Also just a little more detail on the yellow knuckles, either light or dark.

 

But really, these are nit picks (the kind of thing I constantly find in my own painting, heh).

I do agree the deepest shadows could go darker, possibly shifting toward a cold, deep/dark purple. Used sparingly, this could make those legs much more dramatic where they meet other parts of.the spider. I also feel this way about the eyes; the "gem" quality is spectacular, but they blend into the body rather more than I might like. As Cash says, nitpicks on a really lovely mini.

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I understand the concern about the contrast, but if this spider is supposed to be an ice or snow creature, softer shadows are more appropriate. Ice and snow diffuse light and soften shadows. That's one of the reasons shadows in snow appear blue.

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(Sorry this is late, I was traveling and just got back.)

 

Monday Miniature: 14212 Kristianna, Crusaders Warlord

 

IG_3371_1.jpg IG_3371_2.jpg

 

IG_3371_3.jpg

 

 

 

Painted by Sean "Jabberwocky" Fulton
Sculpted by Bobby Jackson

 

 

What an awesome mini this week.  There is a lot to talk about on this one.  I'm going to start out with the TMM, but will loop around later in the week to discuss the awesome freehand.

 

Sean is a master at TMM (True Metal Metalics); just look at how real those swords look.  I really like this set of photos as the first two are at slightly different angles.  In them, you can see the light reflection shift on the belted sword and knee like it would on real metal.  You cannot get that effect with NMM. This adds a lot of realism to a mini.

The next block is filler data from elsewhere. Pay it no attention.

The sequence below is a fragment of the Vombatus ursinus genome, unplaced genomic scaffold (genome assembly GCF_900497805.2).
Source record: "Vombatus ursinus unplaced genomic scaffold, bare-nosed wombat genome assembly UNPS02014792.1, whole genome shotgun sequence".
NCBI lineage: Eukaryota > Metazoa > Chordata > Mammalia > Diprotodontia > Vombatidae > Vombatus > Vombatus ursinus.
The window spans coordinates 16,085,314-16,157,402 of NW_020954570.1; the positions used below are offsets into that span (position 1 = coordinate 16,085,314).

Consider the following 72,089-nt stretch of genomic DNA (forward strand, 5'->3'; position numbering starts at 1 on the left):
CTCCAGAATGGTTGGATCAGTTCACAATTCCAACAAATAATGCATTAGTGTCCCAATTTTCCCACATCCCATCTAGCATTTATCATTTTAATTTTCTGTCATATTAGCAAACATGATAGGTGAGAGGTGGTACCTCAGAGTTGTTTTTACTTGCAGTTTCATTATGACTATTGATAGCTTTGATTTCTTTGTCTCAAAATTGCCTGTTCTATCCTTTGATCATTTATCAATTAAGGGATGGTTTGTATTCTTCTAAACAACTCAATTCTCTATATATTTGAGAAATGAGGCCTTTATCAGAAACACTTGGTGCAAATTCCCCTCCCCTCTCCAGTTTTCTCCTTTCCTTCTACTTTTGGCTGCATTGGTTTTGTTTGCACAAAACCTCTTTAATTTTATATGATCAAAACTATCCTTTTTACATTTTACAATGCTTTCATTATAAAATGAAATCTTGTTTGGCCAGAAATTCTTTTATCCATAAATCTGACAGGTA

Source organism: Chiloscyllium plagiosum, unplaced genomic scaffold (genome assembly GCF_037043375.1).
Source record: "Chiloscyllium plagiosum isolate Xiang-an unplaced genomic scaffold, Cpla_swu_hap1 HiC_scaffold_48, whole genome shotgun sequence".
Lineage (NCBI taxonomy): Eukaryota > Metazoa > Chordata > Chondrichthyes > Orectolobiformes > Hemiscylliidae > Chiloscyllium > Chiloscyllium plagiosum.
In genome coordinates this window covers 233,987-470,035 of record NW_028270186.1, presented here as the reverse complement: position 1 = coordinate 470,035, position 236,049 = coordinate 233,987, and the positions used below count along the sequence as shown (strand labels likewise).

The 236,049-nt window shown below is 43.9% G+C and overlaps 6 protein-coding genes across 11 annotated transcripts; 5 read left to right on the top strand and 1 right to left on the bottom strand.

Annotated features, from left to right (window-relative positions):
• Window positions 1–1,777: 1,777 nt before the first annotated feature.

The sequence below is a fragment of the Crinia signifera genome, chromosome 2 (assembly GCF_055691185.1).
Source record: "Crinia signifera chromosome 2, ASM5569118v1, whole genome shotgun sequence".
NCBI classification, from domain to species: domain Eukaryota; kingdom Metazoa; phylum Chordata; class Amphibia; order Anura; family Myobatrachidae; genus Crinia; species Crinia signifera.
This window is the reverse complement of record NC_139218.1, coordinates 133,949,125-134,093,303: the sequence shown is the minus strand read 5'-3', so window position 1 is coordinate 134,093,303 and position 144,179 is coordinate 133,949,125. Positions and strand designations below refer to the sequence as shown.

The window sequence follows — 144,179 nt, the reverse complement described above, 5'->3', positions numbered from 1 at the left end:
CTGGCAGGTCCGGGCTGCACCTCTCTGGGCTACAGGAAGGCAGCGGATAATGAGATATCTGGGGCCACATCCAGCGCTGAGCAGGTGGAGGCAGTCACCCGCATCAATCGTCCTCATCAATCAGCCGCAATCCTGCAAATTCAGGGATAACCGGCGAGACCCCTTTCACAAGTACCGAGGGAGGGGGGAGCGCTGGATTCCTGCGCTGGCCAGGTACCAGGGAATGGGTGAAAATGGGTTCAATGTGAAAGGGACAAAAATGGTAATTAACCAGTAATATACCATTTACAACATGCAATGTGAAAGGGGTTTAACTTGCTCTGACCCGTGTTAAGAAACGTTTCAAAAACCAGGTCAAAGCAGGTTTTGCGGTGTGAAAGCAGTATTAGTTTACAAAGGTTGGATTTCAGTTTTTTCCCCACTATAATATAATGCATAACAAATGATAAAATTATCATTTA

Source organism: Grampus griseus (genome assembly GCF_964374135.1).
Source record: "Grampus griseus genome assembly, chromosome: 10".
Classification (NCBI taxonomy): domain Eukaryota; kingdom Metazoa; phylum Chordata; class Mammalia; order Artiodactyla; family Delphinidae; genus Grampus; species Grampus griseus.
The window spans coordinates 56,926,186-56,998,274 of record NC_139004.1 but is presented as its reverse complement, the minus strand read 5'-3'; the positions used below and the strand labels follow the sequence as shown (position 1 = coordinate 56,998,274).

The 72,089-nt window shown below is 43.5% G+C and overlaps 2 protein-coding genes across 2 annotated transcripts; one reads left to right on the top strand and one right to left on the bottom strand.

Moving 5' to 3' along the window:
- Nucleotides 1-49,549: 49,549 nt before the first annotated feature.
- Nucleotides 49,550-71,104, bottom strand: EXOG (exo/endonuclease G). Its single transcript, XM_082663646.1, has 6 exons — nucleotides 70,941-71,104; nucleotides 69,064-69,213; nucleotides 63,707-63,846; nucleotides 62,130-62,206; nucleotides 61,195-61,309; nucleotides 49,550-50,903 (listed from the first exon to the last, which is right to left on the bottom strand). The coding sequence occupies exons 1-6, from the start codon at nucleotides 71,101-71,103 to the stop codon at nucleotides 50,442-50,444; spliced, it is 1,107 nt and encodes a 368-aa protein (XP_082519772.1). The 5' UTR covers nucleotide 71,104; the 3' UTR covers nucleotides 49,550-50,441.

I'll circle back tomorrow and discuss how this is done (or maybe Jabberwocky himself will chime in), but for now take it in and lets get your thoughts on it.

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What's not to love about that figure....free hand, remarkable tmm, (which I really have to practice, a heck of a lot more....)

Plus, yes the texture created in the red is subtle and creates a beautiful effect. Great Monday Mini!

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First of all, thanks to TaleSpinner for selecting one of my pieces for the Monday Miniature!

 

It is true that my preference when painting metals is using the TMM technique. I will be happy to answer any questions here about that (or anything else on Kristianna), but I did a brief step by step on the Reaper forums in the Painting Tips and Advice section covering how I do the "shaded metallics" technique (also referred to as "demi-metallics"). That step by step was really geared more toward addressing the wide range of contrast critical to a good metallic effect, which is essential in both NMM and TMM. In a nutshell, it is using opaque, non metallic colors to reduce the reflectivity of the metallic paint to provide that contrast from black (or near black) up to pure white for the light reflection points. I learned the technique initially from pieces done by Sebastian Archer, known as Automaton on CoolMiniorNot. He did an article in the tutorial section over there that does a much more detailed explanation of the technique.

Edited by Jabberwocky